George Ironstrack discusses the book SALT: A Story of Friendship in a Time of War by Helen Frost and answers some common questions in our SALT FAQ post.

6 Comments Add yours

  1. Kimberly Cole says:

    Hello. Have you considered DNA testing with known ancestors to try and determine family lines?

    1. moohci ‘no’ we haven’t. We know our family lines quite well because families maintained ties to each other despite the forces of war, removal, and fragmentation. In addition, our families are heavily documented due to the processes generated by treaties, payments, and allotment. Dr. Kim Tallbear has written extensively about the risks inherent in associating tribal citizenship with DNA, and an early summary of her conclusions can be found here, but I also encourage those interested in learning more to read her 2013 book – Native American DNA: Tribal Belonging and the False Promise of Genetic Science, University of Minnesota Press.

  2. Mr. Thalla T. Rothach says:

    I’ve read Indian Villages of the Illinois Country and noticed that all the names of historical tribal members are either in English, French, or a garbled English or French pronunciation. As part of language revitalization, is there any work being done to restore these names to their original form?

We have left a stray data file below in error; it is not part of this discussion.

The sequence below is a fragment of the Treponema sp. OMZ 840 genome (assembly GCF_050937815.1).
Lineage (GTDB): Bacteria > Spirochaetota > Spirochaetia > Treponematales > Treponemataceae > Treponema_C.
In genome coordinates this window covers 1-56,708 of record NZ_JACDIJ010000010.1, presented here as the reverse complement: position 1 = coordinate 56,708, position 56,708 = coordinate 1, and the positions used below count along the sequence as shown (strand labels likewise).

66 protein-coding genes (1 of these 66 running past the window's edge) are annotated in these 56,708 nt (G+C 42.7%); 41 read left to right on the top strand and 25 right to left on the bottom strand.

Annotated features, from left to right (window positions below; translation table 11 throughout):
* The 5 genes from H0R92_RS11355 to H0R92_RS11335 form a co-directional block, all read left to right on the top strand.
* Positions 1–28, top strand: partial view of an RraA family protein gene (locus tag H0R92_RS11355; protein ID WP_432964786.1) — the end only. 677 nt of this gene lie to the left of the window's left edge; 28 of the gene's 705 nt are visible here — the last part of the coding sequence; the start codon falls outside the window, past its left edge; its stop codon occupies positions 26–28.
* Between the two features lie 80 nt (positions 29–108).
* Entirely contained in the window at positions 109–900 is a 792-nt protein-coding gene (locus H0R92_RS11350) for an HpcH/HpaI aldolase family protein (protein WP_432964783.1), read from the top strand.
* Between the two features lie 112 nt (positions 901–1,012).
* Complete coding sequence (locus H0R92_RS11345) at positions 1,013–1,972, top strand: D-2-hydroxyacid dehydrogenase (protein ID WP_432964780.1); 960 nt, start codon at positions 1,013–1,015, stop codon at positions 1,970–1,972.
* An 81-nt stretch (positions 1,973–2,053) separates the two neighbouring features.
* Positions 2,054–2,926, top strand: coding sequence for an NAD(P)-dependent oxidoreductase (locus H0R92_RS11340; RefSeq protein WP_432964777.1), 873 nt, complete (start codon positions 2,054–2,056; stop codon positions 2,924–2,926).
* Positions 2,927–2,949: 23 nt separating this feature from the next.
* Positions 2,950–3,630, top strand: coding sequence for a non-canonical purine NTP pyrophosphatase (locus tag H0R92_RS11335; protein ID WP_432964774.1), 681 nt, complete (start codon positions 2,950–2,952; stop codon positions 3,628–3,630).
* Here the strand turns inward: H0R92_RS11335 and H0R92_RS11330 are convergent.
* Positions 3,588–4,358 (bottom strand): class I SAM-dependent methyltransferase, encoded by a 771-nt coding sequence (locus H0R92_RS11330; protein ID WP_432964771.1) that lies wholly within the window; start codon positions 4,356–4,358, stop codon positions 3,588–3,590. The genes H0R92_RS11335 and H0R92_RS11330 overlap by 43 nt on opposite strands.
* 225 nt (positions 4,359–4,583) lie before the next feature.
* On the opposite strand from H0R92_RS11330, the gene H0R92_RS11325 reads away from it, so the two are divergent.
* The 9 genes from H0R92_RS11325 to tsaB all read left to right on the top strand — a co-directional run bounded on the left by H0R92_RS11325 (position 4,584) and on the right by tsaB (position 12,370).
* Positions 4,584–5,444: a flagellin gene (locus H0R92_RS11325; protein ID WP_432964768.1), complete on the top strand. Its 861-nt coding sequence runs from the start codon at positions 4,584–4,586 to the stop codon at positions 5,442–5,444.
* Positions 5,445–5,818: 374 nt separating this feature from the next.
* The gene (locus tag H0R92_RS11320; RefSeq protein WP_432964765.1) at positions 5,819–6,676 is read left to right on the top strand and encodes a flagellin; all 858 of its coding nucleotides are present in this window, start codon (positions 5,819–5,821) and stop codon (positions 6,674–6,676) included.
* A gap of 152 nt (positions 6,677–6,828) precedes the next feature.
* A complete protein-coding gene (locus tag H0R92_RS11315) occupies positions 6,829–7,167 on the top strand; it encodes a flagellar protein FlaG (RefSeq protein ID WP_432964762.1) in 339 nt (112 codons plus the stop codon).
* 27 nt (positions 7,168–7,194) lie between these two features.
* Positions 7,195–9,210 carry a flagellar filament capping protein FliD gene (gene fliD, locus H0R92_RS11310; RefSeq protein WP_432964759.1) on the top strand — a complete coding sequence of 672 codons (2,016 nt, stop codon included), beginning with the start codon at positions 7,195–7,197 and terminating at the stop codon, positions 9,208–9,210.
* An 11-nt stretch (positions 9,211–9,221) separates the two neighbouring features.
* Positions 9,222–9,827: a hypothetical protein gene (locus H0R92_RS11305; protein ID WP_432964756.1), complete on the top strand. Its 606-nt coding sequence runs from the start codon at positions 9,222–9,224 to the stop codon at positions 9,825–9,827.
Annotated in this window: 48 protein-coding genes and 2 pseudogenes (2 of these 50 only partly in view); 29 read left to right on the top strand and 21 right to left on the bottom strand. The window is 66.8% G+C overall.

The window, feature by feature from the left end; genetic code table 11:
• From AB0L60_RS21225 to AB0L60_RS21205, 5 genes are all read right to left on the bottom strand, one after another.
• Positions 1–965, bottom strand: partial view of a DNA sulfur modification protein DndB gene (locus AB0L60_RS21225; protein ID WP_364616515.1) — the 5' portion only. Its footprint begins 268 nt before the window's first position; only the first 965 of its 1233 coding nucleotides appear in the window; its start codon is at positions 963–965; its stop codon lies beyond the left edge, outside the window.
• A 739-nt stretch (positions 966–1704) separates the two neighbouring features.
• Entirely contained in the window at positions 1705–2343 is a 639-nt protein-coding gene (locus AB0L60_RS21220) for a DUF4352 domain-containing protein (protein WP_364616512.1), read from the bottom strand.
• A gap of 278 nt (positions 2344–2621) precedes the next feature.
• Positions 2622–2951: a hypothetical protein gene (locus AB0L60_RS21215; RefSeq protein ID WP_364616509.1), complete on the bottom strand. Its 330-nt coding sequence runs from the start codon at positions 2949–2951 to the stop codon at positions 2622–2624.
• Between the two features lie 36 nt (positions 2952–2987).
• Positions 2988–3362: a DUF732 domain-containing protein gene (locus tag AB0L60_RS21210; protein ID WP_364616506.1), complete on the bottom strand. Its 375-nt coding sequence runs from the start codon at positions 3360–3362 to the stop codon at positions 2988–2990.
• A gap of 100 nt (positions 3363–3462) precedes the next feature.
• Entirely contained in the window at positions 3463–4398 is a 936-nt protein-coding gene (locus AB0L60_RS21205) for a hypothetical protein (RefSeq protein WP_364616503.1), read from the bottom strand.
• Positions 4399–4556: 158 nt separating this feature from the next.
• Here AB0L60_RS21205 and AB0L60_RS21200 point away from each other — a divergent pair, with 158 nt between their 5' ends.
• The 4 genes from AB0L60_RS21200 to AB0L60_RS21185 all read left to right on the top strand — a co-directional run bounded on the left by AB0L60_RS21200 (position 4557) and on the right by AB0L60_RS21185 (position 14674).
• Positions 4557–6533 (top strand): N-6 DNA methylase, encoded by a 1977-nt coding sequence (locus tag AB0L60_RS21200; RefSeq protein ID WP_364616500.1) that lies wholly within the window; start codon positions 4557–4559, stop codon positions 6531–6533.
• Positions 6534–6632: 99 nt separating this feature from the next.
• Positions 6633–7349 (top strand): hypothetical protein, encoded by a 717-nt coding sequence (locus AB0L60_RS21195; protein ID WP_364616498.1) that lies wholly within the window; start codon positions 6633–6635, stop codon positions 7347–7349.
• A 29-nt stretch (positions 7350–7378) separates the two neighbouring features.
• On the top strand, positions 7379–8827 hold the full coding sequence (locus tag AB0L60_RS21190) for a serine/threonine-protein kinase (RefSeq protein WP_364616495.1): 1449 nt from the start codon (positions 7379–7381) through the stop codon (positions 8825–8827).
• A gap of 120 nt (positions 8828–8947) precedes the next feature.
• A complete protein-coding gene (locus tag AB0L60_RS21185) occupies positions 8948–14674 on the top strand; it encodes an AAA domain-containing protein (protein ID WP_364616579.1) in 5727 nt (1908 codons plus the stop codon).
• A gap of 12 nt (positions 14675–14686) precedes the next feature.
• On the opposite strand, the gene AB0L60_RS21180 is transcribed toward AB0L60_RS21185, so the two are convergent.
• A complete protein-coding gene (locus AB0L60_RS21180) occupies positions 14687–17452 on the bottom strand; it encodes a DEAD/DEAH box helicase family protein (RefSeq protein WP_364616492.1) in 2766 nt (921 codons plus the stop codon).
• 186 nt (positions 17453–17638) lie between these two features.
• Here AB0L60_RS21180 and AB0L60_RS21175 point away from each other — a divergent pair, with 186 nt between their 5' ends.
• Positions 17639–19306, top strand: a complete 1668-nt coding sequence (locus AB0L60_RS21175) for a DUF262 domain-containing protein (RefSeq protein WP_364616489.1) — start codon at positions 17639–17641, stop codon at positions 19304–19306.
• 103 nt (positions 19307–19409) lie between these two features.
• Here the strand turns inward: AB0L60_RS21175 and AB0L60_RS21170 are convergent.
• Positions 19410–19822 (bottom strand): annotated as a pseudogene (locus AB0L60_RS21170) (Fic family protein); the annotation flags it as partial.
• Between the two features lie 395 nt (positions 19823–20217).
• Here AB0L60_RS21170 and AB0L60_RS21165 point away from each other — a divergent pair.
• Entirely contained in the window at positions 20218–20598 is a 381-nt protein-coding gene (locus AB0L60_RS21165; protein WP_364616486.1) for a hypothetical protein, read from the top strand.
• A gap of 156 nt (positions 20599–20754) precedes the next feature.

1. aya Mr. Rothach, the Myaamia Center and the Miami Tribe of Oklahoma have done a lot of work with our traditional names and some of that work has been untangling the garbled names in the historical record. However, as a general rule we keep our traditional names private and don’t publish them in the public realm. The exception to this rule are well-known Myaamia leaders like Tahkamwa (often Takamwa) and Mihšihkinaahkwa (often Michikinikwa or the Little Turtle). The public confusion caused by the many erroneous interpretations of their names has an impact on our own commmunity, and so we are forced publicly address the pronunciation and meanings behind their names.

      neewe for your question,


  3. Lee Allen, ARIZONA FREELANCE, AZfreelance@aol.com says:


    I am a reporter for Indian Country Today, trying to gather information about your tribe’s affiliation with sandhill cranes. I believe, like Hindus and cows, there was reverence for the giant birds. I also believe, like the bison, that while being respected and honored, they may still have been hunted as food for survival. My question is: Did tribal members hunt sandhill cranes to eat?
    Thank you.

    1. aya Lee,

      Thank you for taking a minute to visit our site. I read ICT regularly and I learn a lot from the broad perspectives conveyed through the reporting. Regarding cecaahkwa (Sandhill Crane), yes your assumption is correct. There were very few animals on the Myaamia “do not eat list” and cecaahkwa (Sandhill Crane) wasn’t on it. The only exception that jumps to mind is perhaps that those who came from a cecaahkwa clan or a related sub-clan might not have eaten this bird. However, our clan system ceased to function in the mid-1800s due to population collapse, so this kind of knowledge wasn’t recorded. You’re also correct that cecaahkwa continue to be held in high regard by Myaamia people. If you need further historic or contemporary examples of this I can provide them to you with more depth and references. Just let me know.

      kikwehsitoole (respectfully),